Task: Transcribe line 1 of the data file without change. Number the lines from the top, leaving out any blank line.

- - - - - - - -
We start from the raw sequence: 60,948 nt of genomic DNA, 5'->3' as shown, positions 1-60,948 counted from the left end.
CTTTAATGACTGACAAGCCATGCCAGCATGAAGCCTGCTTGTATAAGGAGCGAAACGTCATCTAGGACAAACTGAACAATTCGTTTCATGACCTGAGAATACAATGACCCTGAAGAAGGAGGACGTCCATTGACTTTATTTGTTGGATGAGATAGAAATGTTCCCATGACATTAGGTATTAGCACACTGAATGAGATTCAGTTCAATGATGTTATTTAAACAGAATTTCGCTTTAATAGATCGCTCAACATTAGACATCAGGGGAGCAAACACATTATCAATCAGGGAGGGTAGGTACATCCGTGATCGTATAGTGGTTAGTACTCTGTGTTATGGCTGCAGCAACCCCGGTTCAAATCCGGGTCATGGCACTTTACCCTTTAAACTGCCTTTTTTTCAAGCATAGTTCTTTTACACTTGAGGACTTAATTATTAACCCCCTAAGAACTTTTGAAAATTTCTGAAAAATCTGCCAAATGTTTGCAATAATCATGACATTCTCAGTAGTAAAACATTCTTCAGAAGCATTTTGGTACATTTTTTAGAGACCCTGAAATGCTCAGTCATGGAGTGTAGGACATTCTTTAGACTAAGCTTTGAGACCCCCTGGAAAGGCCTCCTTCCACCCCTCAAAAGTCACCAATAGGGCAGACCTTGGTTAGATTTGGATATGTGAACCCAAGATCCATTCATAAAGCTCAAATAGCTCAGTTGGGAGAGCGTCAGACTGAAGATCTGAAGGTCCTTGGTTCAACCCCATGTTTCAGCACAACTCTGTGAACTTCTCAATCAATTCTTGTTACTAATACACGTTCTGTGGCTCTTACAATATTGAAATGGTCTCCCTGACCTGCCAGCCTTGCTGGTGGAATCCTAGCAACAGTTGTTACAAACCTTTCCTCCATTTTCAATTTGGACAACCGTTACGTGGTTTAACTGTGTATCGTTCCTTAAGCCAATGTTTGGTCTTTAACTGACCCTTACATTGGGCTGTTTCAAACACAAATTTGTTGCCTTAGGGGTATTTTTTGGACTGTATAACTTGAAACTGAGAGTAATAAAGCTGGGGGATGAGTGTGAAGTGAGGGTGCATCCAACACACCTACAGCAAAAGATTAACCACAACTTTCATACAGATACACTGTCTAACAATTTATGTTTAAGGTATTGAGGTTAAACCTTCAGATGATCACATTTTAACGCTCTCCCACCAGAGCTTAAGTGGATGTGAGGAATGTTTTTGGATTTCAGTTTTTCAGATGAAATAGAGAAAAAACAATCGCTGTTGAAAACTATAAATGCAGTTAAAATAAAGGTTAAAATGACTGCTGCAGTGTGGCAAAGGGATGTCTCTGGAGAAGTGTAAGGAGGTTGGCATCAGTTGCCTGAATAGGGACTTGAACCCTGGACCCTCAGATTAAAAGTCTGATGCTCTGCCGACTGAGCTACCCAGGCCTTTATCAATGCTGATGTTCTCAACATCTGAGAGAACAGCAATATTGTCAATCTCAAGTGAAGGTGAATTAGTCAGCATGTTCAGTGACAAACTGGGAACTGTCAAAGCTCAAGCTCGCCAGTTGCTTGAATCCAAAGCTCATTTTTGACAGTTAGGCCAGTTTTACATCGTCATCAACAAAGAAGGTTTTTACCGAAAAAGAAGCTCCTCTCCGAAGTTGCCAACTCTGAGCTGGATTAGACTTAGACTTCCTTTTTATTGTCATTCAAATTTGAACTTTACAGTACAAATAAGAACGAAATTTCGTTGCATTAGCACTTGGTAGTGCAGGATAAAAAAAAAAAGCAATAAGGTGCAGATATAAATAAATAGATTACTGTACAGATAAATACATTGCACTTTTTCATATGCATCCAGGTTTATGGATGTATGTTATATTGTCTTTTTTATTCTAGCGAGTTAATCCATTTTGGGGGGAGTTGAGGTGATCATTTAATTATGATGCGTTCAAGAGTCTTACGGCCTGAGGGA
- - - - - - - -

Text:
We start from the raw sequence: 60,948 nt of genomic DNA, 5'->3' as shown, positions 1-60,948 counted from the left end.